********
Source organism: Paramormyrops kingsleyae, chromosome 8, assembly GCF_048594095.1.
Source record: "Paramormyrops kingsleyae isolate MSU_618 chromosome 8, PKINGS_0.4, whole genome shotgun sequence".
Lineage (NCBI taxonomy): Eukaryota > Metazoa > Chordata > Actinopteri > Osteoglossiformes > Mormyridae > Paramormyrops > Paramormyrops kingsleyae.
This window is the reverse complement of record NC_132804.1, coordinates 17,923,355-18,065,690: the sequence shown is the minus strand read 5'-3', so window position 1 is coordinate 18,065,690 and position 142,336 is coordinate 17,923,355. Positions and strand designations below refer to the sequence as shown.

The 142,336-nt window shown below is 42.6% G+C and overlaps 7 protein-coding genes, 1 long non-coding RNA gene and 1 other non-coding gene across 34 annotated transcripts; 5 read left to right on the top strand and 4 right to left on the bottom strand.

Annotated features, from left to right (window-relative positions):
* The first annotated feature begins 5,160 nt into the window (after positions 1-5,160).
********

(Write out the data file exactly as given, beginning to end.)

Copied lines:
Source organism: Paramormyrops kingsleyae, chromosome 8, assembly GCF_048594095.1.
Source record: "Paramormyrops kingsleyae isolate MSU_618 chromosome 8, PKINGS_0.4, whole genome shotgun sequence".
Lineage (NCBI taxonomy): Eukaryota > Metazoa > Chordata > Actinopteri > Osteoglossiformes > Mormyridae > Paramormyrops > Paramormyrops kingsleyae.
This window is the reverse complement of record NC_132804.1, coordinates 17,923,355-18,065,690: the sequence shown is the minus strand read 5'-3', so window position 1 is coordinate 18,065,690 and position 142,336 is coordinate 17,923,355. Positions and strand designations below refer to the sequence as shown.

The 142,336-nt window shown below is 42.6% G+C and overlaps 7 protein-coding genes, 1 long non-coding RNA gene and 1 other non-coding gene across 34 annotated transcripts; 5 read left to right on the top strand and 4 right to left on the bottom strand.

Annotated features, from left to right (window-relative positions):
* The first annotated feature begins 5,160 nt into the window (after positions 1-5,160).